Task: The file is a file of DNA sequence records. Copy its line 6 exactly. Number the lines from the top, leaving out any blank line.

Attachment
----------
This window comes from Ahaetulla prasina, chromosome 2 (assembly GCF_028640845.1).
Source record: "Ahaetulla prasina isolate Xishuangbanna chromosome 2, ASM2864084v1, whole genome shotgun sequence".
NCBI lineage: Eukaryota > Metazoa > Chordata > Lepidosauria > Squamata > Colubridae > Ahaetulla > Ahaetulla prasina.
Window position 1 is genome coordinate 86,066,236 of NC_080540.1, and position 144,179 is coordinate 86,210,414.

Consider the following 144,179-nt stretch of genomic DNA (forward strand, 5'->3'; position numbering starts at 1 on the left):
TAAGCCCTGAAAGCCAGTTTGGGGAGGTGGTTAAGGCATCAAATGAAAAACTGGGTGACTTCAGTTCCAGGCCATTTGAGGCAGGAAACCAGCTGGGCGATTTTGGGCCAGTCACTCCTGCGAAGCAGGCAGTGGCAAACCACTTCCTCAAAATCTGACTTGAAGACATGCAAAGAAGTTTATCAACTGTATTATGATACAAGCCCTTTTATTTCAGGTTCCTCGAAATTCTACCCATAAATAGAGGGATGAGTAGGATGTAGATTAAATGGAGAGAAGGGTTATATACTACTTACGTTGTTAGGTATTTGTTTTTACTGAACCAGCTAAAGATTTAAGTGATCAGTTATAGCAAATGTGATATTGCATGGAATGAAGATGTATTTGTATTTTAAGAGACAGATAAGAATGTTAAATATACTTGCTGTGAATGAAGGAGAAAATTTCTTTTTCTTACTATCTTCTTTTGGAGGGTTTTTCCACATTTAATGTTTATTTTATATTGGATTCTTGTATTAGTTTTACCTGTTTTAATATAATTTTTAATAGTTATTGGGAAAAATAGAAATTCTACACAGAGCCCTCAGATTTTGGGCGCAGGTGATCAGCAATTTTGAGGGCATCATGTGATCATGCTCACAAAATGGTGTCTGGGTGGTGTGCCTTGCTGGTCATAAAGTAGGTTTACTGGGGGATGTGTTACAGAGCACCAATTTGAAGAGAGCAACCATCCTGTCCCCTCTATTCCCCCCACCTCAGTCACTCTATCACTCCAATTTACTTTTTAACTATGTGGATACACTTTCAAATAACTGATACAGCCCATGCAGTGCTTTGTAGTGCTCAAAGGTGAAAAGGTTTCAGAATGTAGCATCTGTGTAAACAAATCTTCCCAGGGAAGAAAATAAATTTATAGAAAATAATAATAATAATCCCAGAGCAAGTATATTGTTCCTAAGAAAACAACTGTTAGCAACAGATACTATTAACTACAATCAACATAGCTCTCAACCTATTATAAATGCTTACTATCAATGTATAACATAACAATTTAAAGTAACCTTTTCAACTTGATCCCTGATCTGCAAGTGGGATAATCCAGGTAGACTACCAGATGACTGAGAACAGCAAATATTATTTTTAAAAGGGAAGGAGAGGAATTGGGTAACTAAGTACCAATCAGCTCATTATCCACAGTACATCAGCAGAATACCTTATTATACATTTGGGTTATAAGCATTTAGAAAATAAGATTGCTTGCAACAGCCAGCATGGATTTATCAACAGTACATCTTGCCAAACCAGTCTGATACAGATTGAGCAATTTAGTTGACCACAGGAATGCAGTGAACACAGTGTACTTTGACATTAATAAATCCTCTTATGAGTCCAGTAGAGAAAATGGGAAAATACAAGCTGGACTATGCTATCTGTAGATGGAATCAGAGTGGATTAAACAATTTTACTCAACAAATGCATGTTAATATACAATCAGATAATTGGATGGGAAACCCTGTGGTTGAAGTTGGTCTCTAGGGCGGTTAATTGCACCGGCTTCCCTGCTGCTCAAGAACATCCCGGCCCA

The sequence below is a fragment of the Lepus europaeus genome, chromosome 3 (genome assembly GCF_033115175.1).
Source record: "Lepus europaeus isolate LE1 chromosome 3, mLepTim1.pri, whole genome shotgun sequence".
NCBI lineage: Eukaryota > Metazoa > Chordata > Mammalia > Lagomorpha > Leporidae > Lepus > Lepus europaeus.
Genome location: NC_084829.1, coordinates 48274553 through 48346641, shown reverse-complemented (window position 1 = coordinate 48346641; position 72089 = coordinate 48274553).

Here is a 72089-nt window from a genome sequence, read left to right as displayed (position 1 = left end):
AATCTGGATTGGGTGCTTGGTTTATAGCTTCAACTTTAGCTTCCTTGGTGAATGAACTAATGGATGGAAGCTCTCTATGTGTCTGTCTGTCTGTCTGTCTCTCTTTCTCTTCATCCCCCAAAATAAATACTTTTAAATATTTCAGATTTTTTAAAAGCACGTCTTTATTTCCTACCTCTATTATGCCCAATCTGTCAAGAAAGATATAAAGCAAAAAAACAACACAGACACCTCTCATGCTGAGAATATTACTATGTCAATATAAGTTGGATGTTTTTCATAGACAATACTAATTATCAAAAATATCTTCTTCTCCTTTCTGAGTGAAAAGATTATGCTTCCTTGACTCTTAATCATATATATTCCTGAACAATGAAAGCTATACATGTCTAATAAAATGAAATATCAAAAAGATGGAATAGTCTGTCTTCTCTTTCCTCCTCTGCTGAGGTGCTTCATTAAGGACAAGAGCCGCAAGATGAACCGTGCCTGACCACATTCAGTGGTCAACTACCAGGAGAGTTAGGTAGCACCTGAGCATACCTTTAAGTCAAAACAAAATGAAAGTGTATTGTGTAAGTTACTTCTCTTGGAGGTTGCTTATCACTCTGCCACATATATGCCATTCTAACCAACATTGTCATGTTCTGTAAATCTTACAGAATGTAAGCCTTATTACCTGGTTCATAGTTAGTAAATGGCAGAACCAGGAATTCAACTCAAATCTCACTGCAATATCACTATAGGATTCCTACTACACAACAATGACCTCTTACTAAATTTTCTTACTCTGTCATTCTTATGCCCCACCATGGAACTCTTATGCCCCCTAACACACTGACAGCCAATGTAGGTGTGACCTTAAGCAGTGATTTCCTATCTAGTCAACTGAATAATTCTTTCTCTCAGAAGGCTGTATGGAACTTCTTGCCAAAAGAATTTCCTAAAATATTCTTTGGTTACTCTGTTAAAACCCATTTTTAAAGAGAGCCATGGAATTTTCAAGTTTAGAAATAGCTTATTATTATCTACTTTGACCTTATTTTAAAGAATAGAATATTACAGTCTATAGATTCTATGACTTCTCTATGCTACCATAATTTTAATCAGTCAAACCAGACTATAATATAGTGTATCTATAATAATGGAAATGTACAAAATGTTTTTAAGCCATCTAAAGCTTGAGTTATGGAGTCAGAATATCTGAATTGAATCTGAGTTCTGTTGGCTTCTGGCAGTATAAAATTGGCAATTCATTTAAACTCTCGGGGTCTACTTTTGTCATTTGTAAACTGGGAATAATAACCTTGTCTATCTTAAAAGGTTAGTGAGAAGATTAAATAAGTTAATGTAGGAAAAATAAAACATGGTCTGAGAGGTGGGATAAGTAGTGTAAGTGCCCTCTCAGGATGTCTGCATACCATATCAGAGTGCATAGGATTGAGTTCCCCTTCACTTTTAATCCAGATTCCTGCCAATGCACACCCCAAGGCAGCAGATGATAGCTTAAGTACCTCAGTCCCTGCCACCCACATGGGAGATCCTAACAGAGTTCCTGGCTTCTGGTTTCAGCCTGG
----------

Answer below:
TAAGCCCTGAAAGCCAGTTTGGGGAGGTGGTTAAGGCATCAAATGAAAAACTGGGTGACTTCAGTTCCAGGCCATTTGAGGCAGGAAACCAGCTGGGCGATTTTGGGCCAGTCACTCCTGCGAAGCAGGCAGTGGCAAACCACTTCCTCAAAATCTGACTTGAAGACATGCAAAGAAGTTTATCAACTGTATTATGATACAAGCCCTTTTATTTCAGGTTCCTCGAAATTCTACCCATAAATAGAGGGATGAGTAGGATGTAGATTAAATGGAGAGAAGGGTTATATACTACTTACGTTGTTAGGTATTTGTTTTTACTGAACCAGCTAAAGATTTAAGTGATCAGTTATAGCAAATGTGATATTGCATGGAATGAAGATGTATTTGTATTTTAAGAGACAGATAAGAATGTTAAATATACTTGCTGTGAATGAAGGAGAAAATTTCTTTTTCTTACTATCTTCTTTTGGAGGGTTTTTCCACATTTAATGTTTATTTTATATTGGATTCTTGTATTAGTTTTACCTGTTTTAATATAATTTTTAATAGTTATTGGGAAAAATAGAAATTCTACACAGAGCCCTCAGATTTTGGGCGCAGGTGATCAGCAATTTTGAGGGCATCATGTGATCATGCTCACAAAATGGTGTCTGGGTGGTGTGCCTTGCTGGTCATAAAGTAGGTTTACTGGGGGATGTGTTACAGAGCACCAATTTGAAGAGAGCAACCATCCTGTCCCCTCTATTCCCCCCACCTCAGTCACTCTATCACTCCAATTTACTTTTTAACTATGTGGATACACTTTCAAATAACTGATACAGCCCATGCAGTGCTTTGTAGTGCTCAAAGGTGAAAAGGTTTCAGAATGTAGCATCTGTGTAAACAAATCTTCCCAGGGAAGAAAATAAATTTATAGAAAATAATAATAATAATCCCAGAGCAAGTATATTGTTCCTAAGAAAACAACTGTTAGCAACAGATACTATTAACTACAATCAACATAGCTCTCAACCTATTATAAATGCTTACTATCAATGTATAACATAACAATTTAAAGTAACCTTTTCAACTTGATCCCTGATCTGCAAGTGGGATAATCCAGGTAGACTACCAGATGACTGAGAACAGCAAATATTATTTTTAAAAGGGAAGGAGAGGAATTGGGTAACTAAGTACCAATCAGCTCATTATCCACAGTACATCAGCAGAATACCTTATTATACATTTGGGTTATAAGCATTTAGAAAATAAGATTGCTTGCAACAGCCAGCATGGATTTATCAACAGTACATCTTGCCAAACCAGTCTGATACAGATTGAGCAATTTAGTTGACCACAGGAATGCAGTGAACACAGTGTACTTTGACATTAATAAATCCTCTTATGAGTCCAGTAGAGAAAATGGGAAAATACAAGCTGGACTATGCTATCTGTAGATGGAATCAGAGTGGATTAAACAATTTTACTCAACAAATGCATGTTAATATACAATCAGATAATTGGATGGGAAACCCTGTGGTTGAAGTTGGTCTCTAGGGCGGTTAATTGCACCGGCTTCCCTGCTGCTCAAGAACATCCCGGCCCA